I do agree that it would be ideal to marry into a family that has the same background for generations; there would be something comforting about that. At the same time, I am thinking that the person I marry would be most important, more so than his family’s background. If we respect each other’s families and the differences, and put our own family first, then the family’s background is less important.
Ask more questions to fully understand their thoughts. And be prepared to consider their opinions.
Hmm. That’s an interesting perspective. I have never thought of it from that angle. Can you please tell me more.
I can totally see where you are coming from. Please help me understand that even more. Can you please restate it in different words, or use a different example?
I get most of what you are saying. What I’m stuck on is [how does that really play out in real life?] Please help me to understand that point better.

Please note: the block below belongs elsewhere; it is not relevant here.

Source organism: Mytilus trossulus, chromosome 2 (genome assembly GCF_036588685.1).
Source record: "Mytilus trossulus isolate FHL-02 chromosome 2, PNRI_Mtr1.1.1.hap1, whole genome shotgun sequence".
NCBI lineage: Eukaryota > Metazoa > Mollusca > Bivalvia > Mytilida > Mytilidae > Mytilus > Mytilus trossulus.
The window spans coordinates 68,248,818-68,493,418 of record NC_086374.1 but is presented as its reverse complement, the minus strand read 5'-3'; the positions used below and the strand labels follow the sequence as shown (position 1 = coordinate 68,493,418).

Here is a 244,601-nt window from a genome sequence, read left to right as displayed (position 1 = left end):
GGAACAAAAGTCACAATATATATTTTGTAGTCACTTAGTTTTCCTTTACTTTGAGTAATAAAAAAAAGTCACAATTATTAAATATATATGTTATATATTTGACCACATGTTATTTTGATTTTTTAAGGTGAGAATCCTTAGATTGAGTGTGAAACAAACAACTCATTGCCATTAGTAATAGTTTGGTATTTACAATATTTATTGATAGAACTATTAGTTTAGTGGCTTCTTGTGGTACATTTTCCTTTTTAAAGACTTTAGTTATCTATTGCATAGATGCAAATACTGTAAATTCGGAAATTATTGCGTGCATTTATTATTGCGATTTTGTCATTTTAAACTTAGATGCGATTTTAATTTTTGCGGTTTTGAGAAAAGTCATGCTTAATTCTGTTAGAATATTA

Thanks for presenting that point. I had never seen it that way. I really will consider what you said.
End the conversation with a concrete conclusion.
I really thank you for the time and understanding; I am so grateful that you really listened to who I am. To pull everything we discussed together, this is how I would like for you to portray who I am and what I am looking for in a spouse. And then proceed to summarize what was discussed during the conversation.
IYH, through such conversations, you and your parents will be on the same page regarding your shidduchim, and your dating experience will be pleasant and successful. (BTW, these same conversation tips are valuable throughout your married life too.)